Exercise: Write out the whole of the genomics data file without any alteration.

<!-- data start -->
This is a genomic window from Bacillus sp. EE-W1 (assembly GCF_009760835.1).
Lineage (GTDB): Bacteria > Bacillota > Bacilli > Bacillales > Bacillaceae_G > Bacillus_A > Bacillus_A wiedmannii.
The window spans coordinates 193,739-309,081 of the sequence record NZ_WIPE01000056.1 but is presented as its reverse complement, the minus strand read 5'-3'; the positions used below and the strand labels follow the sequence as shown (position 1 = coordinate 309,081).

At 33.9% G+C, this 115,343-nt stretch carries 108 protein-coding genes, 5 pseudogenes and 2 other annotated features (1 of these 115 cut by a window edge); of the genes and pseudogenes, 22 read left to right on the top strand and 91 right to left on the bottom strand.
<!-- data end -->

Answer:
This is a genomic window from Bacillus sp. EE-W1 (assembly GCF_009760835.1).
Lineage (GTDB): Bacteria > Bacillota > Bacilli > Bacillales > Bacillaceae_G > Bacillus_A > Bacillus_A wiedmannii.
The window spans coordinates 193,739-309,081 of the sequence record NZ_WIPE01000056.1 but is presented as its reverse complement, the minus strand read 5'-3'; the positions used below and the strand labels follow the sequence as shown (position 1 = coordinate 309,081).

At 33.9% G+C, this 115,343-nt stretch carries 108 protein-coding genes, 5 pseudogenes and 2 other annotated features (1 of these 115 cut by a window edge); of the genes and pseudogenes, 22 read left to right on the top strand and 91 right to left on the bottom strand.